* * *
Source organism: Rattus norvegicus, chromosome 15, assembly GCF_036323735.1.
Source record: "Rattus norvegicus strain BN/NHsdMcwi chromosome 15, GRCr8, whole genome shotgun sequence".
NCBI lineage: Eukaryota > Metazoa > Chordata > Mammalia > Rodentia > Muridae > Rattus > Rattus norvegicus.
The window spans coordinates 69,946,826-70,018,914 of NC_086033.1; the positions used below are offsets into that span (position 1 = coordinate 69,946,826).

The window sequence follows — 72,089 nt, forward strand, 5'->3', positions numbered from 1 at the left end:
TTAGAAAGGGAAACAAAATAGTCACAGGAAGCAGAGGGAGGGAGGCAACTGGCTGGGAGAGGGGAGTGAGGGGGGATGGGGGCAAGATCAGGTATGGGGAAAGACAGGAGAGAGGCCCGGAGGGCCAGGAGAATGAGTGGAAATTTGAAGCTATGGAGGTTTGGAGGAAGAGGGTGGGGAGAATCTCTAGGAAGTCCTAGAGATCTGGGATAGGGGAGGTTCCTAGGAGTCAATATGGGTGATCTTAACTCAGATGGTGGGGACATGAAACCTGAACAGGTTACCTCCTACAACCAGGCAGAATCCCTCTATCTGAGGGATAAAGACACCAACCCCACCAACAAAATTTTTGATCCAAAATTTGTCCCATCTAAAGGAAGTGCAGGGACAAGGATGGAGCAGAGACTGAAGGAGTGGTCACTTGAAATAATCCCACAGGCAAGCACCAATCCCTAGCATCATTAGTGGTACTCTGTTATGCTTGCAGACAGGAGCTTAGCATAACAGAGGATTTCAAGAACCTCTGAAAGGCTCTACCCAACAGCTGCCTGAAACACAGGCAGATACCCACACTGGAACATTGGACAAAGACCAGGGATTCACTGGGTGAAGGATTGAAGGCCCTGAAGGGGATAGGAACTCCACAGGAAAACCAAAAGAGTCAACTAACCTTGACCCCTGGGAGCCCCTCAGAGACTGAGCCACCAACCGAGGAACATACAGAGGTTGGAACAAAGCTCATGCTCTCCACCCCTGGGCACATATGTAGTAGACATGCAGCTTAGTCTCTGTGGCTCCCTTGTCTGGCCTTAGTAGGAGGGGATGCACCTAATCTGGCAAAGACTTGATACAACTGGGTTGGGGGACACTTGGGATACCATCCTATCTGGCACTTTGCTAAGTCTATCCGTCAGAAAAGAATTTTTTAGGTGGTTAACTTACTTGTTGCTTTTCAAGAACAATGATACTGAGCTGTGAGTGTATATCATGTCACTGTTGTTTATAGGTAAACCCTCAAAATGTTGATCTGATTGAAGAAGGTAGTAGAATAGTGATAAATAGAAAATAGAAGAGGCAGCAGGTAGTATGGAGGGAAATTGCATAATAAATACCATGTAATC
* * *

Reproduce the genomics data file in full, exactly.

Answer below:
Source organism: Rattus norvegicus, chromosome 15, assembly GCF_036323735.1.
Source record: "Rattus norvegicus strain BN/NHsdMcwi chromosome 15, GRCr8, whole genome shotgun sequence".
NCBI lineage: Eukaryota > Metazoa > Chordata > Mammalia > Rodentia > Muridae > Rattus > Rattus norvegicus.
The window spans coordinates 69,946,826-70,018,914 of NC_086033.1; the positions used below are offsets into that span (position 1 = coordinate 69,946,826).

The window sequence follows — 72,089 nt, forward strand, 5'->3', positions numbered from 1 at the left end:
TTAGAAAGGGAAACAAAATAGTCACAGGAAGCAGAGGGAGGGAGGCAACTGGCTGGGAGAGGGGAGTGAGGGGGGATGGGGGCAAGATCAGGTATGGGGAAAGACAGGAGAGAGGCCCGGAGGGCCAGGAGAATGAGTGGAAATTTGAAGCTATGGAGGTTTGGAGGAAGAGGGTGGGGAGAATCTCTAGGAAGTCCTAGAGATCTGGGATAGGGGAGGTTCCTAGGAGTCAATATGGGTGATCTTAACTCAGATGGTGGGGACATGAAACCTGAACAGGTTACCTCCTACAACCAGGCAGAATCCCTCTATCTGAGGGATAAAGACACCAACCCCACCAACAAAATTTTTGATCCAAAATTTGTCCCATCTAAAGGAAGTGCAGGGACAAGGATGGAGCAGAGACTGAAGGAGTGGTCACTTGAAATAATCCCACAGGCAAGCACCAATCCCTAGCATCATTAGTGGTACTCTGTTATGCTTGCAGACAGGAGCTTAGCATAACAGAGGATTTCAAGAACCTCTGAAAGGCTCTACCCAACAGCTGCCTGAAACACAGGCAGATACCCACACTGGAACATTGGACAAAGACCAGGGATTCACTGGGTGAAGGATTGAAGGCCCTGAAGGGGATAGGAACTCCACAGGAAAACCAAAAGAGTCAACTAACCTTGACCCCTGGGAGCCCCTCAGAGACTGAGCCACCAACCGAGGAACATACAGAGGTTGGAACAAAGCTCATGCTCTCCACCCCTGGGCACATATGTAGTAGACATGCAGCTTAGTCTCTGTGGCTCCCTTGTCTGGCCTTAGTAGGAGGGGATGCACCTAATCTGGCAAAGACTTGATACAACTGGGTTGGGGGACACTTGGGATACCATCCTATCTGGCACTTTGCTAAGTCTATCCGTCAGAAAAGAATTTTTTAGGTGGTTAACTTACTTGTTGCTTTTCAAGAACAATGATACTGAGCTGTGAGTGTATATCATGTCACTGTTGTTTATAGGTAAACCCTCAAAATGTTGATCTGATTGAAGAAGGTAGTAGAATAGTGATAAATAGAAAATAGAAGAGGCAGCAGGTAGTATGGAGGGAAATTGCATAATAAATACCATGTAATC